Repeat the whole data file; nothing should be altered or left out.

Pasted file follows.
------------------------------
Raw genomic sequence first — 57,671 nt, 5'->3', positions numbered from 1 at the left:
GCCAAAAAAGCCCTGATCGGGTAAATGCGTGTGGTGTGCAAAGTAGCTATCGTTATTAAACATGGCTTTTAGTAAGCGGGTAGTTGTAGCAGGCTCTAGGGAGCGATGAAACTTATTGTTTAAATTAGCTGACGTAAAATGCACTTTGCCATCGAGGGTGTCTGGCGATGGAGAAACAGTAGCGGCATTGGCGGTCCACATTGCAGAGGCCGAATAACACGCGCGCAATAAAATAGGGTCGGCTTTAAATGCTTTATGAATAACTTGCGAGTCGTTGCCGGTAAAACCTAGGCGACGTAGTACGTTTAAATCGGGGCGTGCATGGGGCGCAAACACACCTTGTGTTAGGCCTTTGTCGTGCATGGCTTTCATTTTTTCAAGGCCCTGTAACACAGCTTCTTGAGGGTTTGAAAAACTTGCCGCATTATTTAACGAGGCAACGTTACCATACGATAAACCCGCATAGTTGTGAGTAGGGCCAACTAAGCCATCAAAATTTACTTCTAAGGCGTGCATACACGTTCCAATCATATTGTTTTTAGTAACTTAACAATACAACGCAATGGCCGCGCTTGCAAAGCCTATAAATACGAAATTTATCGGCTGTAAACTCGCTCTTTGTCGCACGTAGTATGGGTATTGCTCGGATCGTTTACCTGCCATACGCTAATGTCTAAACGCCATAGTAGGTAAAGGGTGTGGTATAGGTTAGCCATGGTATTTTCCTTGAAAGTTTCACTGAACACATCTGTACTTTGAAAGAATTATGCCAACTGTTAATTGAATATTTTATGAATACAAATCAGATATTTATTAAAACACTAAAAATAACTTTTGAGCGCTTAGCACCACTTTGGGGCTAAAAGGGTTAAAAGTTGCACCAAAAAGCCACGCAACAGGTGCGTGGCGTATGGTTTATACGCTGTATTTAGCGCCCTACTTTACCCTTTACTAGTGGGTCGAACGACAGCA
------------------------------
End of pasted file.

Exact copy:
Raw genomic sequence first — 57,671 nt, 5'->3', positions numbered from 1 at the left:
GCCAAAAAAGCCCTGATCGGGTAAATGCGTGTGGTGTGCAAAGTAGCTATCGTTATTAAACATGGCTTTTAGTAAGCGGGTAGTTGTAGCAGGCTCTAGGGAGCGATGAAACTTATTGTTTAAATTAGCTGACGTAAAATGCACTTTGCCATCGAGGGTGTCTGGCGATGGAGAAACAGTAGCGGCATTGGCGGTCCACATTGCAGAGGCCGAATAACACGCGCGCAATAAAATAGGGTCGGCTTTAAATGCTTTATGAATAACTTGCGAGTCGTTGCCGGTAAAACCTAGGCGACGTAGTACGTTTAAATCGGGGCGTGCATGGGGCGCAAACACACCTTGTGTTAGGCCTTTGTCGTGCATGGCTTTCATTTTTTCAAGGCCCTGTAACACAGCTTCTTGAGGGTTTGAAAAACTTGCCGCATTATTTAACGAGGCAACGTTACCATACGATAAACCCGCATAGTTGTGAGTAGGGCCAACTAAGCCATCAAAATTTACTTCTAAGGCGTGCATACACGTTCCAATCATATTGTTTTTAGTAACTTAACAATACAACGCAATGGCCGCGCTTGCAAAGCCTATAAATACGAAATTTATCGGCTGTAAACTCGCTCTTTGTCGCACGTAGTATGGGTATTGCTCGGATCGTTTACCTGCCATACGCTAATGTCTAAACGCCATAGTAGGTAAAGGGTGTGGTATAGGTTAGCCATGGTATTTTCCTTGAAAGTTTCACTGAACACATCTGTACTTTGAAAGAATTATGCCAACTGTTAATTGAATATTTTATGAATACAAATCAGATATTTATTAAAACACTAAAAATAACTTTTGAGCGCTTAGCACCACTTTGGGGCTAAAAGGGTTAAAAGTTGCACCAAAAAGCCACGCAACAGGTGCGTGGCGTATGGTTTATACGCTGTATTTAGCGCCCTACTTTACCCTTTACTAGTGGGTCGAACGACAGCA